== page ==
Jerzy Giedroyc, Józef Czpaski and Józef Zielicki (1943)

The German invasion of Poland on 1 September 1939 thwarted all further plans. As a government official designated for evacuation, Giedroyc was ordered to reach Bucharest (Poland and Romania were joined by a number of inter-war treaties). In Bucharest, he was appointed aide to the Polish ambassador, Roger Raczynski, and they set about reorganizing the embassy to cope with its increased wartime role. When, in November 1940, the Polish embassy was wound up, Raczynski asked Giedroyc to remain in Romania and work in the Chilean embassy, which represented Polish interests after Raczynski's departure. He also stayed in touch with the British Embassy. When Romania allied itself with the Axis powers all that activity came to an end.

In the spring of 1941 Giedroyc (with his younger brother Henryk) joined the Polish Army and served actively on several fronts, usually in the capacity of education and press. In 1942 while in Iraq he met the former deportees who managed to escape from the camps of the Soviet Union to join the newly formed Polish Forces. It was there that he met the people who were later to become his key collaborators in the monumental project of his life: the "Kultura" magazine.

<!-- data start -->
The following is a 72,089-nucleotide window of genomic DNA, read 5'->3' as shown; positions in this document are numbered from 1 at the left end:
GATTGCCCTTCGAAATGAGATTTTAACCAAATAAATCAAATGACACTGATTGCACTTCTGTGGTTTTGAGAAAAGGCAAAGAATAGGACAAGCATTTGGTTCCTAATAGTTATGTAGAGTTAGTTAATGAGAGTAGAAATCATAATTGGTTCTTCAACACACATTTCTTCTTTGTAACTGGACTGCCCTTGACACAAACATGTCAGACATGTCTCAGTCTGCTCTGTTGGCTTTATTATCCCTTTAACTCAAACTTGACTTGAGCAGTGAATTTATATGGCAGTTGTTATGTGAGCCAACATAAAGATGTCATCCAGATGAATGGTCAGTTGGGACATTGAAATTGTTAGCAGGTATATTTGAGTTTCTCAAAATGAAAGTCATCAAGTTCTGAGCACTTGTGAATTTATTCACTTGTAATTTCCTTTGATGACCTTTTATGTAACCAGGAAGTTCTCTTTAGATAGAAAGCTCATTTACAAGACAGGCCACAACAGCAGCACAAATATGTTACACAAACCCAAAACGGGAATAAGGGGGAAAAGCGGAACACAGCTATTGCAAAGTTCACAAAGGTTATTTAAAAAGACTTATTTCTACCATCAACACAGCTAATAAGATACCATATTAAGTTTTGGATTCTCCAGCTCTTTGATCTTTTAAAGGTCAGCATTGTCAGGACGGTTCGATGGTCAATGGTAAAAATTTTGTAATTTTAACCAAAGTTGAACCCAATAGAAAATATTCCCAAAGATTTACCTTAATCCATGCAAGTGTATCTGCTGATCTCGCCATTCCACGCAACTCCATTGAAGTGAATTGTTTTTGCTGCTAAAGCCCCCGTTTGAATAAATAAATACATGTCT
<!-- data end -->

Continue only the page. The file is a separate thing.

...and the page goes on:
In 1945, after the liberation of Europe from the Nazi rule, Poland was brought fresh oppression, this time from the Soviets. Giedroyc was well aware that his return to Poland in those circumstances could only mean imprisonment and the death penalty, but he was unsure how he could organize his life in exile. Fortunately, thanks to the commanders of the still existing Polish Forces he was appointed to the team to form the Literary Institute in Rome, an initiative seen as a way to provide a cultural outlet to Polish writers, intellectuals and their readers trapped in the West. The Institute served both Polish military and civilian needs. In June 1947, the Institute brought out the first issue of “Kultura” (Culture), a periodical that Giedroyc very much viewed as the flagship publication of the new publishing house.